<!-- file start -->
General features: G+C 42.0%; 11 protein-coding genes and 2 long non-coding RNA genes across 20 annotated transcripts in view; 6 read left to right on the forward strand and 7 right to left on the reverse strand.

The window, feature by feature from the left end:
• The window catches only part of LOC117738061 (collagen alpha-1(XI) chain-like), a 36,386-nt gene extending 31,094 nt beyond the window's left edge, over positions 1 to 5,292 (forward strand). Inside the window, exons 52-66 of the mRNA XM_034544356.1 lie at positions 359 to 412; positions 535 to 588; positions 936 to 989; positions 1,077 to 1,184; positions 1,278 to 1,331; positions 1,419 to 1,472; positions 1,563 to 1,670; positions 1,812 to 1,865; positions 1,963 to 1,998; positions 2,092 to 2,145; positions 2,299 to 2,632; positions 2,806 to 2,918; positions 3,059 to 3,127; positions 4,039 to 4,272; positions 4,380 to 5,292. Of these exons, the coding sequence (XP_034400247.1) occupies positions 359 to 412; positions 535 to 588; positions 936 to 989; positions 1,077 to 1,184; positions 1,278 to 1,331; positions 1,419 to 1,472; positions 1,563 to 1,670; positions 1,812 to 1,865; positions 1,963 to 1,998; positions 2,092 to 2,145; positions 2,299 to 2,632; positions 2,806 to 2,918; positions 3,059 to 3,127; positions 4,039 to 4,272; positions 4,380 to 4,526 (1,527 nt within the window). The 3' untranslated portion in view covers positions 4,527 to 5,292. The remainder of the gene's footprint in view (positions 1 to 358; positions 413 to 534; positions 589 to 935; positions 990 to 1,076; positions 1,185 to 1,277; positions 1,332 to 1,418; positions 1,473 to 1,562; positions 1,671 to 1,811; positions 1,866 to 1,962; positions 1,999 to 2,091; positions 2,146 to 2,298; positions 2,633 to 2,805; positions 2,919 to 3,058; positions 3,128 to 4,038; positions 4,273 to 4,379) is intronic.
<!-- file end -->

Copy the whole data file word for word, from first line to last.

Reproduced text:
General features: G+C 42.0%; 11 protein-coding genes and 2 long non-coding RNA genes across 20 annotated transcripts in view; 6 read left to right on the forward strand and 7 right to left on the reverse strand.

The window, feature by feature from the left end:
• The window catches only part of LOC117738061 (collagen alpha-1(XI) chain-like), a 36,386-nt gene extending 31,094 nt beyond the window's left edge, over positions 1 to 5,292 (forward strand). Inside the window, exons 52-66 of the mRNA XM_034544356.1 lie at positions 359 to 412; positions 535 to 588; positions 936 to 989; positions 1,077 to 1,184; positions 1,278 to 1,331; positions 1,419 to 1,472; positions 1,563 to 1,670; positions 1,812 to 1,865; positions 1,963 to 1,998; positions 2,092 to 2,145; positions 2,299 to 2,632; positions 2,806 to 2,918; positions 3,059 to 3,127; positions 4,039 to 4,272; positions 4,380 to 5,292. Of these exons, the coding sequence (XP_034400247.1) occupies positions 359 to 412; positions 535 to 588; positions 936 to 989; positions 1,077 to 1,184; positions 1,278 to 1,331; positions 1,419 to 1,472; positions 1,563 to 1,670; positions 1,812 to 1,865; positions 1,963 to 1,998; positions 2,092 to 2,145; positions 2,299 to 2,632; positions 2,806 to 2,918; positions 3,059 to 3,127; positions 4,039 to 4,272; positions 4,380 to 4,526 (1,527 nt within the window). The 3' untranslated portion in view covers positions 4,527 to 5,292. The remainder of the gene's footprint in view (positions 1 to 358; positions 413 to 534; positions 589 to 935; positions 990 to 1,076; positions 1,185 to 1,277; positions 1,332 to 1,418; positions 1,473 to 1,562; positions 1,671 to 1,811; positions 1,866 to 1,962; positions 1,999 to 2,091; positions 2,146 to 2,298; positions 2,633 to 2,805; positions 2,919 to 3,058; positions 3,128 to 4,038; positions 4,273 to 4,379) is intronic.